Pearson refused every offer. With neither satisfaction nor his prized gray pants, Pearson upped the ante considerably. He went to the lawbooks. Citing the District of Columbia's consumer protection laws, he said he was entitled to $1,500 per violation — each day that the "Satisfaction Guaranteed" and "Same Day Service" signs were up in the store. It had been more than 1,200 days.
He multiplied each violation by three because he sued Jin and Soo Chung and their son. With an additional $1 million for emotional damages and more for legal fees, that brought Pearson to $67 million, though he later amended his filings to ask for only $54 million.
Before the end of the trial, the Chungs told ABC News that they had spent thousands of dollars defending themselves against Pearson's lawsuit.
"It's not humorous, not funny and nobody would have thought that something like this would have happened," Soo Chung told ABC News through an interpreter. Her husband agreed.
"It's affecting us first of all financially, because of all the lawyers' fees," Jin Chung said. "For two years, we've been paying lawyer fees and we've gotten bad credit as well, and secondly, it's been difficult mentally and physically because of the level of stress."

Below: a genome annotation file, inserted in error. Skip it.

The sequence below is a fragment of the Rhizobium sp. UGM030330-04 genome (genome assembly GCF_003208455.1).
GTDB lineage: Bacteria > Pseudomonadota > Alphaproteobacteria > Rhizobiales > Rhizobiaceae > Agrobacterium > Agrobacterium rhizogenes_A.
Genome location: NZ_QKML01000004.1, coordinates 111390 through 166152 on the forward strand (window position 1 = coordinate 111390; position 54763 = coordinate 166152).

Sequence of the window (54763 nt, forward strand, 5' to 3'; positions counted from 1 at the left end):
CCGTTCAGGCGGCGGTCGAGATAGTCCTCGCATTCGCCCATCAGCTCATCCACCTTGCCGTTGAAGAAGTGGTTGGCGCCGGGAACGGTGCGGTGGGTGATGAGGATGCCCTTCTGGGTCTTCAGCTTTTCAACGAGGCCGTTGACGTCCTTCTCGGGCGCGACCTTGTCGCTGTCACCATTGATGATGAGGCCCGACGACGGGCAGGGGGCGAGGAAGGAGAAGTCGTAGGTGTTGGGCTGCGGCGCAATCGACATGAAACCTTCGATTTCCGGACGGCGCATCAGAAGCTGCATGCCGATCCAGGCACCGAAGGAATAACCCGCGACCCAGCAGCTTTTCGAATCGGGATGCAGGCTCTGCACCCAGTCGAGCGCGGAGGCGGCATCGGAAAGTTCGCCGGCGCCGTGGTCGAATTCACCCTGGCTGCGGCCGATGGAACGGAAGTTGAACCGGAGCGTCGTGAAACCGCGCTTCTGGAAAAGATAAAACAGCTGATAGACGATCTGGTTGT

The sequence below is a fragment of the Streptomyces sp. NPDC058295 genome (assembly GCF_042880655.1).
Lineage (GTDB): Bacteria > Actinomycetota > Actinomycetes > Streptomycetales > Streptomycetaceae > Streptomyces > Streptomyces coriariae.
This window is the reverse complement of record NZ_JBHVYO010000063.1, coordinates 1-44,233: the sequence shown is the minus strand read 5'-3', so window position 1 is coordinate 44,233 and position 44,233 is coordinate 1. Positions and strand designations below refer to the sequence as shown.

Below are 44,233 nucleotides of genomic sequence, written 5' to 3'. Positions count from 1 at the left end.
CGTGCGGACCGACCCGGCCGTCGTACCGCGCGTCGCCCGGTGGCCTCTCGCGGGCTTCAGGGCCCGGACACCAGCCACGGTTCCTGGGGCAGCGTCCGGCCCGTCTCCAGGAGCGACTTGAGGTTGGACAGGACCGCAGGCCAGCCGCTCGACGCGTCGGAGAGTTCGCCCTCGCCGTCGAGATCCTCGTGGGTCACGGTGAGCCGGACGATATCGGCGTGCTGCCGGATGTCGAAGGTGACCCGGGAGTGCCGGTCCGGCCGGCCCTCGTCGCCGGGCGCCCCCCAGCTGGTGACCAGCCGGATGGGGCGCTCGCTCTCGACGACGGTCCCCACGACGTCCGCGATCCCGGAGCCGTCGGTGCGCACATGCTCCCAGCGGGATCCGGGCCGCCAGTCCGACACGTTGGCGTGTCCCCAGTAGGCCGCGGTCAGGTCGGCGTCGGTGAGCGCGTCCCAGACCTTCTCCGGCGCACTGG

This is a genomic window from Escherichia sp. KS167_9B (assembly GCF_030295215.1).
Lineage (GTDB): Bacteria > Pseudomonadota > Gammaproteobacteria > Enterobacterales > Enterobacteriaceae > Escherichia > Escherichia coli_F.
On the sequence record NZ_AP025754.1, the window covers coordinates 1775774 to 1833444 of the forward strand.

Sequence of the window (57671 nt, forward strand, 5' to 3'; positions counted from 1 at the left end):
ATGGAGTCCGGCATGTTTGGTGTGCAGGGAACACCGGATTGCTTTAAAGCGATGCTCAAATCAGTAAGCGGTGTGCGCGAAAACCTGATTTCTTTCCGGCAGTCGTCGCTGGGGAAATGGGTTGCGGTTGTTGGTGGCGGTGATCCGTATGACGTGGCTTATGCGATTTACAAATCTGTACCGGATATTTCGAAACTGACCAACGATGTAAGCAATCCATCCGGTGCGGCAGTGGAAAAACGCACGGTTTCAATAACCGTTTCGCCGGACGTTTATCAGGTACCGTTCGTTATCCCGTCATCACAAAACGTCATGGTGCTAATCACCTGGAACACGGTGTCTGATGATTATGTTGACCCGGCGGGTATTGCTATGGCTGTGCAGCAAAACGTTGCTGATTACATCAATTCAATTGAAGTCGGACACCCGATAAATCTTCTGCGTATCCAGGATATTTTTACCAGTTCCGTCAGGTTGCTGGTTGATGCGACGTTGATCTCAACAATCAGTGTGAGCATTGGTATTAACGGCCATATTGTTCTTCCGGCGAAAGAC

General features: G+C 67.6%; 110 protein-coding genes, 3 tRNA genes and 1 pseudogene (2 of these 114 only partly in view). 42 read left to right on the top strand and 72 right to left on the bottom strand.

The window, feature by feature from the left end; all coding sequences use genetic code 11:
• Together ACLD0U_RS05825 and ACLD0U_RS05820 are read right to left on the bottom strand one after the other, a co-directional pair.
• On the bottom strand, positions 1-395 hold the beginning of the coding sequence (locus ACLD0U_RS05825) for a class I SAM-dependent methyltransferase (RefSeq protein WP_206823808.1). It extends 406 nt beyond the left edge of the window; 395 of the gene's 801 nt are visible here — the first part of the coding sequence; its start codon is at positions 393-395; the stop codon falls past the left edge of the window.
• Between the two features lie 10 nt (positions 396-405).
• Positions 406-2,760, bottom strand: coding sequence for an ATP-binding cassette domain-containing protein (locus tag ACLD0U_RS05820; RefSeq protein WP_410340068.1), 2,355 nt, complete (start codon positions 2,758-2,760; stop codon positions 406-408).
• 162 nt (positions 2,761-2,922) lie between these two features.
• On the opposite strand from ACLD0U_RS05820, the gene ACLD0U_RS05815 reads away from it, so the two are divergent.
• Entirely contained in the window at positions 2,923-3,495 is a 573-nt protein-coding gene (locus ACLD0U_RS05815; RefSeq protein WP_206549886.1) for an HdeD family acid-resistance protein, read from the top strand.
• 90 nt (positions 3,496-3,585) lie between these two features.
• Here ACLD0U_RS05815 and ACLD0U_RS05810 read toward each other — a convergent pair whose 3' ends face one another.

Soo Chung later broke down in tears.
"I would have never thought it would have dragged on this long," she said. "I don't want to live here anymore. It's been so difficult. I just want to go home, go back to Korea."
"I've been in the dry-cleaning business for 14 years, but this has never ever happened before. If anything happened to our customers' clothing, we would always compensate them accordingly and fairly," Jin Chung said through a translator.
The ABC News Law & Justice Unit has calculated that for $67 million Pearson could buy 83,750 new pairs of pants at the $800 value he placed on the missing trousers in court documents.